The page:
The Remarkable Indus Valley Civilization


The Egyptians built massive pyramids, and the Babylonians instituted the first known written system of laws. The Chinese began a fortified wall that eventually spanned (depending on whom you ask) as much as 13,000 miles, and the people of the Indus Valley? Well, they had an excellent sanitation system.

Apparently peaceful, well organized, clean and with a high standard of living, of the four great civilizations of the ancient world, the culture that wrote the book on indoor plumbing remains the most enigmatic today.

Arising in Pakistan and western India, the Indus Valley culture eventually covered an area of about 775,000 square miles – larger than either Egypt or Mesopotamia. Towns and cities of this urban civilization have been found as far west as Balochistan and as far east as Uttar Pradesh.

Built in the valleys of the Indus and Ghaggar-Hakra rivers and their tributaries, the earliest settlements began to appear about 3300 BC. Termed the Ravi phase (named for the nearby Ravi River), little is known about this ancient period as present-day sites are covered by centuries of deposits; nonetheless, archaeologists have uncovered evidence of “mud-bricked houses equipped with hearths,” as well as the means to make stone tools and ceramics.[i]

Scholars have also found evidence that the people of the region began to integrate into a single culture, today known as Harappan (named for the first ancient city discovered at Harappa, Pakistan), during this time. Early on, the culture survived by subsistence farming with extensive irrigation systems. To protect their settlements from seasonal inundation, floodwalls were erected, and these eventually became the walls of cities.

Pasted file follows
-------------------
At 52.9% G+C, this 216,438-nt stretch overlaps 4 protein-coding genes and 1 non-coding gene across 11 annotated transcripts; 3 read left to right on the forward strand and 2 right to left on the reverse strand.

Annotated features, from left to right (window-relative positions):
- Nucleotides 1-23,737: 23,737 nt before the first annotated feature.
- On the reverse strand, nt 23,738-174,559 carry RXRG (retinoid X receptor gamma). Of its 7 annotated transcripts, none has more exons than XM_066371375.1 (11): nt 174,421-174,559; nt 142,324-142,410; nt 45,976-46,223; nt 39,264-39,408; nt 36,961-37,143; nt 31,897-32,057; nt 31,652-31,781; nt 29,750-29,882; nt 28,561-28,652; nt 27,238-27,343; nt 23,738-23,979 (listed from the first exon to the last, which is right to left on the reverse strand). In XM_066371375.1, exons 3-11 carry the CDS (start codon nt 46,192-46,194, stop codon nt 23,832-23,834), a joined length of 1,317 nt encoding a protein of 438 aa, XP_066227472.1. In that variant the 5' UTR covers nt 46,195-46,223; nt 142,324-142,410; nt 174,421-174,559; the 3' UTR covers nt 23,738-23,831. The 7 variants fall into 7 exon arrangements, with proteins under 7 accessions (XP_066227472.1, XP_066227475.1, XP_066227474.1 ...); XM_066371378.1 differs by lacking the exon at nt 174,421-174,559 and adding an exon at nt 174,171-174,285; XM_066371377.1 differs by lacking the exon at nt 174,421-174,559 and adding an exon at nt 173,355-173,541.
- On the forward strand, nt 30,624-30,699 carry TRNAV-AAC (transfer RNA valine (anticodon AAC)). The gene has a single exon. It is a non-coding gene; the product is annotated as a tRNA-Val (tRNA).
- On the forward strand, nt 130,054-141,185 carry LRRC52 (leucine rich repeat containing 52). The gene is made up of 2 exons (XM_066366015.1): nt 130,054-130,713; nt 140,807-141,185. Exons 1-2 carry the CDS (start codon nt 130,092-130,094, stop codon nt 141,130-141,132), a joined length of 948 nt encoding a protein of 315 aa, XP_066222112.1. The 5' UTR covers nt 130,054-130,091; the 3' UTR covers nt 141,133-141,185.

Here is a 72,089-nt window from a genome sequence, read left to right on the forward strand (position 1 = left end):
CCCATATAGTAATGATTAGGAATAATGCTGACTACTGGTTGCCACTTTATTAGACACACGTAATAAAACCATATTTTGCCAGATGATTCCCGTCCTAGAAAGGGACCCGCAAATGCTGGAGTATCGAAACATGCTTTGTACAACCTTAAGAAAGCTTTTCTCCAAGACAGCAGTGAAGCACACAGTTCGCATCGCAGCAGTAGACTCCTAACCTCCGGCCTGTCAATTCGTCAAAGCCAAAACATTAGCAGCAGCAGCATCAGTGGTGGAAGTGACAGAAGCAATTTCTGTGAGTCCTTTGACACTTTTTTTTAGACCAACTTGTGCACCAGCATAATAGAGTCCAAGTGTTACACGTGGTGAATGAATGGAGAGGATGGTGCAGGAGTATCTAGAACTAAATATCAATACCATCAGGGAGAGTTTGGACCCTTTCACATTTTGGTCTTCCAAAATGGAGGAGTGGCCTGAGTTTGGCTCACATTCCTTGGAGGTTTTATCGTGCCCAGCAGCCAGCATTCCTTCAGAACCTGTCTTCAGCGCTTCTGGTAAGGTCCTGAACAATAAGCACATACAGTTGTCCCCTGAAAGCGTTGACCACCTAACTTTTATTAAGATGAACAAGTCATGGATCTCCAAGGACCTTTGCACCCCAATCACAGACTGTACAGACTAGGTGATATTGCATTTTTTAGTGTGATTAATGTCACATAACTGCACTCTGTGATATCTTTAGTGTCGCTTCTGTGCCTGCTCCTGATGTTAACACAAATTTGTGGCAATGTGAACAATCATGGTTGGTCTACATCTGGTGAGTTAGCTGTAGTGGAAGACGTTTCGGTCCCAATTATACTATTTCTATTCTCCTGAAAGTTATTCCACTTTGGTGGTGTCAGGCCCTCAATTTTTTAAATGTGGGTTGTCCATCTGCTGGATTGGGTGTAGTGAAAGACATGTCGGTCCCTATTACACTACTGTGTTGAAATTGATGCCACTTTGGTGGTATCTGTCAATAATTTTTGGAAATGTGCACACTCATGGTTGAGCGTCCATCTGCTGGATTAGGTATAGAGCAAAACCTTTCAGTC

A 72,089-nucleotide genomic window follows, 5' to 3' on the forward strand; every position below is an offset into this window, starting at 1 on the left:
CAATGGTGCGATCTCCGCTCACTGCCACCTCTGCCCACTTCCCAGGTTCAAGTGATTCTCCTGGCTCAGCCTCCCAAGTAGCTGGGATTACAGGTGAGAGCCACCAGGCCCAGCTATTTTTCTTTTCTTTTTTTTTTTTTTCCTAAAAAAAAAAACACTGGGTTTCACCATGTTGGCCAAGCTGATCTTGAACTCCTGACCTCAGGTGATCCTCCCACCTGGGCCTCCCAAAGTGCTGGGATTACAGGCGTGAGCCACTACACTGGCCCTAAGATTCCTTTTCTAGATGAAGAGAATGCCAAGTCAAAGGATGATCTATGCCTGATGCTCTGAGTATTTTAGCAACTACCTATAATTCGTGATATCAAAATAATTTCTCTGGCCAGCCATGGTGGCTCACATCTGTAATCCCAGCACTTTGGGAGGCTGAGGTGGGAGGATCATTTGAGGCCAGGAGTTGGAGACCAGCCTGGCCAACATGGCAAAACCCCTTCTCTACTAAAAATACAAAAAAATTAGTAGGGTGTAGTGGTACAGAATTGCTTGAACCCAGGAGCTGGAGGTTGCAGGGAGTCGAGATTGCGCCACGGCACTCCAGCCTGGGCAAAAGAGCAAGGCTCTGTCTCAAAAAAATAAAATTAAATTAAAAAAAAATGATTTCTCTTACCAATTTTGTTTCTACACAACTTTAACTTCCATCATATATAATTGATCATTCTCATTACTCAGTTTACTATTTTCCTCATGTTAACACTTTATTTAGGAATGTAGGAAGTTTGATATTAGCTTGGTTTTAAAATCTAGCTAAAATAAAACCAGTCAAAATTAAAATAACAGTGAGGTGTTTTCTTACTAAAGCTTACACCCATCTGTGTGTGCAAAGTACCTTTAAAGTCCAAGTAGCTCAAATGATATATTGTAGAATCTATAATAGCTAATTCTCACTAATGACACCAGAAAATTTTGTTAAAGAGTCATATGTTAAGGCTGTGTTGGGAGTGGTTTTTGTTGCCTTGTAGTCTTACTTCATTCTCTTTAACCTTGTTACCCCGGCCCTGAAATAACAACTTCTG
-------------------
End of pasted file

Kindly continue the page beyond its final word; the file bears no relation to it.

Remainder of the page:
By about 2800 BC, proto-urban settlements appeared, presumably to house the rapidly growing population. This phase, known as the Kot Diji (named for a site along the Indus River in southern Pakistan) is seen as the period of transition from the Ravi agricultural society to an urban one. Notably, it was at this stage that the Harappan’s unique grid-pattern city planning began to emerge.

The Indus Valley civilization reached its heyday beginning about 2600 BC, and it was the remnants of that society that led to its discovery by modern scholars. Prior to finding the cities of Harappa and Mohenjo Daro in the 1800s, most of the world had no idea that a fourth great ancient civilization had even existed.

Although some excavations occurred in the 1920s, major excavations of Harappan sites didn’t begin until the 1980s. These have revealed remarkably well-planned cities, built on a grid system with streets and buildings oriented to the four cardinal directions.

Putting comfort first, residential areas were separated from public places, and houses opened onto inner courtyards and small lanes, rather than large thoroughfares. Private homes were equipped with toilets and baths, and residents drew water from wells located nearby within the city. Sewage drained beneath the dwellings into covered drains that ran along major city roads, ultimately depositing their contents into agricultural fields. Some scholars have said that the sewage system enjoyed by the Harappan was more efficient than those found in many places in the region today.

In addition to cozy homes, the Harappan built large granaries and warehouses, impressive dockyards and even had an enormous public bath. Intriguingly, there are no monuments, temples or palaces, and no obvious seat of a central government. From this, some archaeologists infer that Harappan rulers were not despots, but rather, perhaps, powerful landlords, wealthy merchants or spiritual leaders.